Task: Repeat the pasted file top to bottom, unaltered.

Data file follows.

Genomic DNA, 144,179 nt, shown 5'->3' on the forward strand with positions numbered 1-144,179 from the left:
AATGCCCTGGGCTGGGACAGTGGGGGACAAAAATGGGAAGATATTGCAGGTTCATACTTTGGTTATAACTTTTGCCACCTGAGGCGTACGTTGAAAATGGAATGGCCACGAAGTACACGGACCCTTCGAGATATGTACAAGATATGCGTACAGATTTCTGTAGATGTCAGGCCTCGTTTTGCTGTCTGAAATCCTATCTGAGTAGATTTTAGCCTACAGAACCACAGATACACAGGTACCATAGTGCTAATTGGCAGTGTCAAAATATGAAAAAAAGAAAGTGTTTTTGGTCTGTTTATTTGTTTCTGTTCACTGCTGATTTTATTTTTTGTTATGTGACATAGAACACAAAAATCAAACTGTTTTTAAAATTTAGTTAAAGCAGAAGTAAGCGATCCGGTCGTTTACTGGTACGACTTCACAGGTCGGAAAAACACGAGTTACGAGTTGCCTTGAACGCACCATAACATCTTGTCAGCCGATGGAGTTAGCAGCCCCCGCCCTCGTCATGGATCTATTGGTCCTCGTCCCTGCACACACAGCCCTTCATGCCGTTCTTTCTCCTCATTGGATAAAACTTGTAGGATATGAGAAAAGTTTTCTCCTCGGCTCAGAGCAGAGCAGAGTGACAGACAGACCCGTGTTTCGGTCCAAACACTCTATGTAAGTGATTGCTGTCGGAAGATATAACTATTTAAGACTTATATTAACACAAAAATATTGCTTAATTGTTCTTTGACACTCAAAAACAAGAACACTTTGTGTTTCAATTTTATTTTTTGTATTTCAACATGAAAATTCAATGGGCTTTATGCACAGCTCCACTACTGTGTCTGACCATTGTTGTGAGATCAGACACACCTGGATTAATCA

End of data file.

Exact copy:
Genomic DNA, 144,179 nt, shown 5'->3' on the forward strand with positions numbered 1-144,179 from the left:
AATGCCCTGGGCTGGGACAGTGGGGGACAAAAATGGGAAGATATTGCAGGTTCATACTTTGGTTATAACTTTTGCCACCTGAGGCGTACGTTGAAAATGGAATGGCCACGAAGTACACGGACCCTTCGAGATATGTACAAGATATGCGTACAGATTTCTGTAGATGTCAGGCCTCGTTTTGCTGTCTGAAATCCTATCTGAGTAGATTTTAGCCTACAGAACCACAGATACACAGGTACCATAGTGCTAATTGGCAGTGTCAAAATATGAAAAAAAGAAAGTGTTTTTGGTCTGTTTATTTGTTTCTGTTCACTGCTGATTTTATTTTTTGTTATGTGACATAGAACACAAAAATCAAACTGTTTTTAAAATTTAGTTAAAGCAGAAGTAAGCGATCCGGTCGTTTACTGGTACGACTTCACAGGTCGGAAAAACACGAGTTACGAGTTGCCTTGAACGCACCATAACATCTTGTCAGCCGATGGAGTTAGCAGCCCCCGCCCTCGTCATGGATCTATTGGTCCTCGTCCCTGCACACACAGCCCTTCATGCCGTTCTTTCTCCTCATTGGATAAAACTTGTAGGATATGAGAAAAGTTTTCTCCTCGGCTCAGAGCAGAGCAGAGTGACAGACAGACCCGTGTTTCGGTCCAAACACTCTATGTAAGTGATTGCTGTCGGAAGATATAACTATTTAAGACTTATATTAACACAAAAATATTGCTTAATTGTTCTTTGACACTCAAAAACAAGAACACTTTGTGTTTCAATTTTATTTTTTGTATTTCAACATGAAAATTCAATGGGCTTTATGCACAGCTCCACTACTGTGTCTGACCATTGTTGTGAGATCAGACACACCTGGATTAATCA